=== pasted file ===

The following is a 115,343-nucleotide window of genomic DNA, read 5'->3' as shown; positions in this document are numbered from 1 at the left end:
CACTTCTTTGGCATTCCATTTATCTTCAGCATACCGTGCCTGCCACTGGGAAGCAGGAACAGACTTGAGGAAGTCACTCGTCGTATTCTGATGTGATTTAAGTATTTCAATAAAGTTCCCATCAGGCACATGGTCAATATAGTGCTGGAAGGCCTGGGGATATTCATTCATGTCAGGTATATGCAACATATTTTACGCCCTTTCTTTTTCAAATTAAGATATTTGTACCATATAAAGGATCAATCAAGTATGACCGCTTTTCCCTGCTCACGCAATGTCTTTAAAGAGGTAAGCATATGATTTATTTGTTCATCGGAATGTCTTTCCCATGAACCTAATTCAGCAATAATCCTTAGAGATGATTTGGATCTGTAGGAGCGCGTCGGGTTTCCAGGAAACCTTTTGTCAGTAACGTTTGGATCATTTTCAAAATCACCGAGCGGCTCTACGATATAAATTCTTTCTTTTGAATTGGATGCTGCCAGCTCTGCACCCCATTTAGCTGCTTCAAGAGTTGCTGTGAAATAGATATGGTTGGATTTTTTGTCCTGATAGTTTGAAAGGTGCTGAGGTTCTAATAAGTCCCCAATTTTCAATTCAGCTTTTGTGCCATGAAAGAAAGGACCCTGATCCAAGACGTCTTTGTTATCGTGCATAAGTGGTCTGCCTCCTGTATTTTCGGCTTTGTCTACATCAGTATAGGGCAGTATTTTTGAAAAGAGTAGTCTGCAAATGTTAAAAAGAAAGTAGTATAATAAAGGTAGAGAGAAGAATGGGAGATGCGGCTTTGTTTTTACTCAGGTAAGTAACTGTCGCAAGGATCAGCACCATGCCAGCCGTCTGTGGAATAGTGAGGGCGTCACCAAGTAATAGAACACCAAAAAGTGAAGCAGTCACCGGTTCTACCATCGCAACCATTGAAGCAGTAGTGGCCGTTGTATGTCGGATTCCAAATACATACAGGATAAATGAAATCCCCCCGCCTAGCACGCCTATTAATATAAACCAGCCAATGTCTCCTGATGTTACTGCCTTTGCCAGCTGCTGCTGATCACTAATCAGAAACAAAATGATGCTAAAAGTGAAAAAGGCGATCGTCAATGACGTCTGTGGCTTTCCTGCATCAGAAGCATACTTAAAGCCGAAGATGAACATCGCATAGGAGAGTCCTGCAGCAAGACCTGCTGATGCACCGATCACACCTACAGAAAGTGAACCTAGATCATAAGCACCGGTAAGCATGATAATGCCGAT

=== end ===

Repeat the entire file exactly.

The following is a 115,343-nucleotide window of genomic DNA, read 5'->3' as shown; positions in this document are numbered from 1 at the left end:
CACTTCTTTGGCATTCCATTTATCTTCAGCATACCGTGCCTGCCACTGGGAAGCAGGAACAGACTTGAGGAAGTCACTCGTCGTATTCTGATGTGATTTAAGTATTTCAATAAAGTTCCCATCAGGCACATGGTCAATATAGTGCTGGAAGGCCTGGGGATATTCATTCATGTCAGGTATATGCAACATATTTTACGCCCTTTCTTTTTCAAATTAAGATATTTGTACCATATAAAGGATCAATCAAGTATGACCGCTTTTCCCTGCTCACGCAATGTCTTTAAAGAGGTAAGCATATGATTTATTTGTTCATCGGAATGTCTTTCCCATGAACCTAATTCAGCAATAATCCTTAGAGATGATTTGGATCTGTAGGAGCGCGTCGGGTTTCCAGGAAACCTTTTGTCAGTAACGTTTGGATCATTTTCAAAATCACCGAGCGGCTCTACGATATAAATTCTTTCTTTTGAATTGGATGCTGCCAGCTCTGCACCCCATTTAGCTGCTTCAAGAGTTGCTGTGAAATAGATATGGTTGGATTTTTTGTCCTGATAGTTTGAAAGGTGCTGAGGTTCTAATAAGTCCCCAATTTTCAATTCAGCTTTTGTGCCATGAAAGAAAGGACCCTGATCCAAGACGTCTTTGTTATCGTGCATAAGTGGTCTGCCTCCTGTATTTTCGGCTTTGTCTACATCAGTATAGGGCAGTATTTTTGAAAAGAGTAGTCTGCAAATGTTAAAAAGAAAGTAGTATAATAAAGGTAGAGAGAAGAATGGGAGATGCGGCTTTGTTTTTACTCAGGTAAGTAACTGTCGCAAGGATCAGCACCATGCCAGCCGTCTGTGGAATAGTGAGGGCGTCACCAAGTAATAGAACACCAAAAAGTGAAGCAGTCACCGGTTCTACCATCGCAACCATTGAAGCAGTAGTGGCCGTTGTATGTCGGATTCCAAATACATACAGGATAAATGAAATCCCCCCGCCTAGCACGCCTATTAATATAAACCAGCCAATGTCTCCTGATGTTACTGCCTTTGCCAGCTGCTGCTGATCACTAATCAGAAACAAAATGATGCTAAAAGTGAAAAAGGCGATCGTCAATGACGTCTGTGGCTTTCCTGCATCAGAAGCATACTTAAAGCCGAAGATGAACATCGCATAGGAGAGTCCTGCAGCAAGACCTGCTGATGCACCGATCACACCTACAGAAAGTGAACCTAGATCATAAGCACCGGTAAGCATGATAATGCCGAT